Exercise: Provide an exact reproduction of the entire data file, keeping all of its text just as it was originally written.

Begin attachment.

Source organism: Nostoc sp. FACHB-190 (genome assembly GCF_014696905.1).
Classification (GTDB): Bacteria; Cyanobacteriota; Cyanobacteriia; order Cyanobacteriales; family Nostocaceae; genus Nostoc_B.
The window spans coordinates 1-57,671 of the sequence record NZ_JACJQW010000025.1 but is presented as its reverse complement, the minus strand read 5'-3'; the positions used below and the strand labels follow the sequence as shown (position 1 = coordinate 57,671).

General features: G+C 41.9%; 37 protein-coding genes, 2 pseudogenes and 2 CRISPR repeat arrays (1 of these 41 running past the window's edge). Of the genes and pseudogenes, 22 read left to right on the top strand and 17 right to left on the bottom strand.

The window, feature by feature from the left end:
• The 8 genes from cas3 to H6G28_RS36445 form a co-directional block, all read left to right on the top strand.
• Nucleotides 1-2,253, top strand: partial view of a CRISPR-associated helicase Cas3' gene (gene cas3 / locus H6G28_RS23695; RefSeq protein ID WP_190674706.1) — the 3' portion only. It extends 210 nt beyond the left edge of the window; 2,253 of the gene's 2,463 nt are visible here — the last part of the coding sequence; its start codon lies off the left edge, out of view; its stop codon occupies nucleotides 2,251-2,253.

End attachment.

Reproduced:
Source organism: Nostoc sp. FACHB-190 (genome assembly GCF_014696905.1).
Classification (GTDB): Bacteria; Cyanobacteriota; Cyanobacteriia; order Cyanobacteriales; family Nostocaceae; genus Nostoc_B.
The window spans coordinates 1-57,671 of the sequence record NZ_JACJQW010000025.1 but is presented as its reverse complement, the minus strand read 5'-3'; the positions used below and the strand labels follow the sequence as shown (position 1 = coordinate 57,671).

General features: G+C 41.9%; 37 protein-coding genes, 2 pseudogenes and 2 CRISPR repeat arrays (1 of these 41 running past the window's edge). Of the genes and pseudogenes, 22 read left to right on the top strand and 17 right to left on the bottom strand.

The window, feature by feature from the left end:
• The 8 genes from cas3 to H6G28_RS36445 form a co-directional block, all read left to right on the top strand.
• Nucleotides 1-2,253, top strand: partial view of a CRISPR-associated helicase Cas3' gene (gene cas3 / locus H6G28_RS23695; RefSeq protein ID WP_190674706.1) — the 3' portion only. It extends 210 nt beyond the left edge of the window; 2,253 of the gene's 2,463 nt are visible here — the last part of the coding sequence; its start codon lies off the left edge, out of view; its stop codon occupies nucleotides 2,251-2,253.